If you end up handling the wine as unmerchantable, don’ t forget to keep the records required by Section 24.312. These include
- kind, volume, and tax class of the wine;
- the identity of the winery that bottled the wine
- the identity of the wine that removed it from bond, if known;
- the amount of tax previously paid or determined;
- the date you returned the wine to bond;
- the serial numbers or other identifying marks on the cases; and
- the final disposition of the wine
Keep an audit trail to support your label claims
All wineries are aware of their obligation to maintain a complete audit trail, from grape to bottle, supporting all labeling claims—including vintage, varietal, appellation, vineyard source, producer, and any other pertinent information—on wine they bottle. But that obligation doesn’t end at the end of the bottling line. Did you know that, according to Section 24.314, the audit trail must remain unbroken all the way to the ultimate taxable removal of the wine? For this reason you should also make it your standard practice to ensure that all essential information travels with your wine if it leaves your premises unlabeled.
A good rule of thumb is, include the same level of detail (percentages, etc.) on your transfer documents for unlabeled wine, as you would for wine in bulk. Also, since the bottling winery remains responsible for the audit trail, even after the shiners leave its premises, it is in your best interests to instruct any recipients of unlabeled wine to pass the same level of information along if they transfer the wine again before it is labeled. This practice protects not just your winery, but also all the others who may handle that wine in the future. According to ATF’ s Industry Memorandum W-95-09: “The responsibility for transferring accurate label information is not that of the producer alone, but is the responsibility of all holders of the wine from time it is produced until it is removed from bond …”
In addition, the bins, pallets, cases, or other containers of unlabeled wine should be marked to show the kind of wine, the alcohol content, and the registry number of the bottling winery, in accordance with Section 24.256
Putting a label on the bottle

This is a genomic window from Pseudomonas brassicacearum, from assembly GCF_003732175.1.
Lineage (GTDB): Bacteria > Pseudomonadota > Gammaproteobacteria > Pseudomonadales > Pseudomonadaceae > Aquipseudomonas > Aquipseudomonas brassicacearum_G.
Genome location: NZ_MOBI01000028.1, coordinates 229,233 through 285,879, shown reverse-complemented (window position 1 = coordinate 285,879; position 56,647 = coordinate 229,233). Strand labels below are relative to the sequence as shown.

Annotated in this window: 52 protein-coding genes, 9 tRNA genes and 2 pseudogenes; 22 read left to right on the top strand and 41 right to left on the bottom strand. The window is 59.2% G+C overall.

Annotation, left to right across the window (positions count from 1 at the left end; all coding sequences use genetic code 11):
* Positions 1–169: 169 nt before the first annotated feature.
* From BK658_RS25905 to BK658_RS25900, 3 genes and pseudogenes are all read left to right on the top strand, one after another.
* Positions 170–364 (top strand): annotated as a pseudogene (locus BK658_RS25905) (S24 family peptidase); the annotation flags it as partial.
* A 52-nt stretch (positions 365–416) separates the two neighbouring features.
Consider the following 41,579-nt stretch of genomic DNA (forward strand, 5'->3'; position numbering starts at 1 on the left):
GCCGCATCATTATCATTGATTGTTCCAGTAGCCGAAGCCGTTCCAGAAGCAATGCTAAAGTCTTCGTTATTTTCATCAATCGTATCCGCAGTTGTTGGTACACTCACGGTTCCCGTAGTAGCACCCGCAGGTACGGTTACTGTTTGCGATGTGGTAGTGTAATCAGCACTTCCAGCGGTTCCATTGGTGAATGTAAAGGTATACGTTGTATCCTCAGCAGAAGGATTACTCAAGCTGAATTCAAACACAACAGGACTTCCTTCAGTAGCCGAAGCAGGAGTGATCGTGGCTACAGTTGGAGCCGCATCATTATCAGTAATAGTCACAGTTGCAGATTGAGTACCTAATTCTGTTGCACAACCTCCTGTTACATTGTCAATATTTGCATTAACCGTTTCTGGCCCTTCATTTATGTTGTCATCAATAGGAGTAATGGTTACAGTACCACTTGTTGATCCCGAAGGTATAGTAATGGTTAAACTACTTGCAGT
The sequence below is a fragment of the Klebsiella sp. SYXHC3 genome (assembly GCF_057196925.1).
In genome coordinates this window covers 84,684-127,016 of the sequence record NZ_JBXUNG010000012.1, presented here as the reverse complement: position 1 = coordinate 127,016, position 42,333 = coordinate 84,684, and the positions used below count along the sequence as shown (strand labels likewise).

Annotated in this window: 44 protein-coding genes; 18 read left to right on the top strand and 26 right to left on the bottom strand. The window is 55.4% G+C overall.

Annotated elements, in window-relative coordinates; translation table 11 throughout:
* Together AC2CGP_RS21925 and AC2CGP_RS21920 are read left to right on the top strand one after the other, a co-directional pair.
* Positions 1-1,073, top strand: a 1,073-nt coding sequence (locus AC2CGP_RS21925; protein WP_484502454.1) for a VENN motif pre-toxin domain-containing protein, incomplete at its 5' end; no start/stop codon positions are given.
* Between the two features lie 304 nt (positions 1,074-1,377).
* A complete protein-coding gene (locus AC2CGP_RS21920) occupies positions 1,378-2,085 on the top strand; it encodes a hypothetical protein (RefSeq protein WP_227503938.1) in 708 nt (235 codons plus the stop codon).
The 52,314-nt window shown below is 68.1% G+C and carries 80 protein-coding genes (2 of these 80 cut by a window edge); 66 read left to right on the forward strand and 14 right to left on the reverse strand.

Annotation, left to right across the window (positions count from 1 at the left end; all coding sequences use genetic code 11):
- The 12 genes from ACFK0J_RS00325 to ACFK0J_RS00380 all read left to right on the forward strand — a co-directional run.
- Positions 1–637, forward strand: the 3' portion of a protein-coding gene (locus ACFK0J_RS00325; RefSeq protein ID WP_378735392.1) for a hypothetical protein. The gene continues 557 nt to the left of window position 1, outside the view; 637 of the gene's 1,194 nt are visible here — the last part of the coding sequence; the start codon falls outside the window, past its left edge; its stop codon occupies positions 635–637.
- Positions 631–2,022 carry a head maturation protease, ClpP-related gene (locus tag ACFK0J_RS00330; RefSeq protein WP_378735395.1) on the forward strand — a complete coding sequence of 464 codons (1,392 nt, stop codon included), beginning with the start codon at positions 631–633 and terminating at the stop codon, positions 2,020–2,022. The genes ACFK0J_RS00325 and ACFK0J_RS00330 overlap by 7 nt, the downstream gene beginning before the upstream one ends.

Even if another winery or BWC may finally affix labels to the shiners, the original bottling winery is forever responsible for obtaining label approval. No matter how far that wine travels, who holds title, or who puts on the label, the bottler remains responsible proper labeling.
When unlabeled wine is transferred in bond, a copy of the certificate of label approval under which the wine was bottled should be included with the transfer documents. (Here again, your generic label comes in handy.) Of course, the label shown on that approval will in many cases not be the label that is ultimately used. Before the wine is labeled differently, the bottling winery must obtain approval for the label actually used, including adding to its basic permit the trade name shown on the label.
Share the wealth
As you have seen, transferring unlabeled wine to another winery is like delegating part of your recordkeeping responsibility to people over whom you have no control. Protect yourself, and do them a favor, by sharing your compliance know-how about unlabeled wine. An easy and very effective way to do that is to send the following statement, or something similar, along with any shipment of unlabeled wine that leaves your winery:
“TO THE RECIPIENT OF UNLABELED WINE:
A copy of the federal label approval under which this wine was bottled is attached. If any other label is desired, [insert your winery name] as the bottling winery must obtain the approval before the label is used. The label must reflect that this wine was bottled in [insert the bottling location] and the trade name must be on [insert your winery name]’s basic permit.
Any label used for this wine must conform to the applicable percentages shown on the transfer documents included with this wine.
If this wine is transferred to another wine cellar in bond before it is labeled, please provide a copy of this statement, the percentages pertaining to labeling claims, and the federal label approval with the shipping documents.
Do NOT remove this wine from bond until it has been properly labeled.”
Keep this article handy as a reference for the next time your winery bottles shiners. That way, you’ll be assured of keeping your compliance track record shining!